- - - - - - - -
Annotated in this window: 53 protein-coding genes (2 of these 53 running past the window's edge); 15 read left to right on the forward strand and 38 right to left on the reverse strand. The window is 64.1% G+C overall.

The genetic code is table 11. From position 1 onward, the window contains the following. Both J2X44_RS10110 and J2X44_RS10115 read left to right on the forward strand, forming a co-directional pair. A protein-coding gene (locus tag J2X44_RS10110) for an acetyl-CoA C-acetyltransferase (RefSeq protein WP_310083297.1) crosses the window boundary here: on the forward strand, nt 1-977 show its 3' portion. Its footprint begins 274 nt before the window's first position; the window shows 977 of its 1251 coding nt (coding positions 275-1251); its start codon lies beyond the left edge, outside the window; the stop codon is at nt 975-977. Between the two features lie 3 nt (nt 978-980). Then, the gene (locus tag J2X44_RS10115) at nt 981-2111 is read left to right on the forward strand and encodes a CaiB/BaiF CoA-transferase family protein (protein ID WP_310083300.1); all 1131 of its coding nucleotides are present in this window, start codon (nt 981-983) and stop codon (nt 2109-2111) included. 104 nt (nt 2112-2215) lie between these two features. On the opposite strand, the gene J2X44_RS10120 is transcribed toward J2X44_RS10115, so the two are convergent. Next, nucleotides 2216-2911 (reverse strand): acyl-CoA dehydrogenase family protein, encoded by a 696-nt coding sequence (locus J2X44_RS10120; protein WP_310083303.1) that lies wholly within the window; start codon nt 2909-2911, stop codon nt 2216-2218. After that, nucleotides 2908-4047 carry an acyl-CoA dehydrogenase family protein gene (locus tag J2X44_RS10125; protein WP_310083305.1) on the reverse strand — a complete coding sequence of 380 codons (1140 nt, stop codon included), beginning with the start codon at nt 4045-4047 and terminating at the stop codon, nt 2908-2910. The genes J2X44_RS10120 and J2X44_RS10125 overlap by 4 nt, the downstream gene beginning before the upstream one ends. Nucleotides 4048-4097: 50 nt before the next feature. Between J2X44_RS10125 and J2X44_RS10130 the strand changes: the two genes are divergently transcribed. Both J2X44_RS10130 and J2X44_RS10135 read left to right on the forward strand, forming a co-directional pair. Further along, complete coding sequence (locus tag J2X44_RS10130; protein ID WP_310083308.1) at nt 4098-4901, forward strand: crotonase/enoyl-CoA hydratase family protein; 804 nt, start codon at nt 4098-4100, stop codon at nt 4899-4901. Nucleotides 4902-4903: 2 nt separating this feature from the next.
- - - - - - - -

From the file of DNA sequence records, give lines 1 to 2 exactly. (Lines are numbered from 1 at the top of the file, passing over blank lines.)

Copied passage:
Annotated in this window: 53 protein-coding genes (2 of these 53 running past the window's edge); 15 read left to right on the forward strand and 38 right to left on the reverse strand. The window is 64.1% G+C overall.

The genetic code is table 11. From position 1 onward, the window contains the following. Both J2X44_RS10110 and J2X44_RS10115 read left to right on the forward strand, forming a co-directional pair. A protein-coding gene (locus tag J2X44_RS10110) for an acetyl-CoA C-acetyltransferase (RefSeq protein WP_310083297.1) crosses the window boundary here: on the forward strand, nt 1-977 show its 3' portion. Its footprint begins 274 nt before the window's first position; the window shows 977 of its 1251 coding nt (coding positions 275-1251); its start codon lies beyond the left edge, outside the window; the stop codon is at nt 975-977. Between the two features lie 3 nt (nt 978-980). Then, the gene (locus tag J2X44_RS10115) at nt 981-2111 is read left to right on the forward strand and encodes a CaiB/BaiF CoA-transferase family protein (protein ID WP_310083300.1); all 1131 of its coding nucleotides are present in this window, start codon (nt 981-983) and stop codon (nt 2109-2111) included. 104 nt (nt 2112-2215) lie between these two features. On the opposite strand, the gene J2X44_RS10120 is transcribed toward J2X44_RS10115, so the two are convergent. Next, nucleotides 2216-2911 (reverse strand): acyl-CoA dehydrogenase family protein, encoded by a 696-nt coding sequence (locus J2X44_RS10120; protein WP_310083303.1) that lies wholly within the window; start codon nt 2909-2911, stop codon nt 2216-2218. After that, nucleotides 2908-4047 carry an acyl-CoA dehydrogenase family protein gene (locus tag J2X44_RS10125; protein WP_310083305.1) on the reverse strand — a complete coding sequence of 380 codons (1140 nt, stop codon included), beginning with the start codon at nt 4045-4047 and terminating at the stop codon, nt 2908-2910. The genes J2X44_RS10120 and J2X44_RS10125 overlap by 4 nt, the downstream gene beginning before the upstream one ends. Nucleotides 4048-4097: 50 nt before the next feature. Between J2X44_RS10125 and J2X44_RS10130 the strand changes: the two genes are divergently transcribed. Both J2X44_RS10130 and J2X44_RS10135 read left to right on the forward strand, forming a co-directional pair. Further along, complete coding sequence (locus tag J2X44_RS10130; protein ID WP_310083308.1) at nt 4098-4901, forward strand: crotonase/enoyl-CoA hydratase family protein; 804 nt, start codon at nt 4098-4100, stop codon at nt 4899-4901. Nucleotides 4902-4903: 2 nt separating this feature from the next.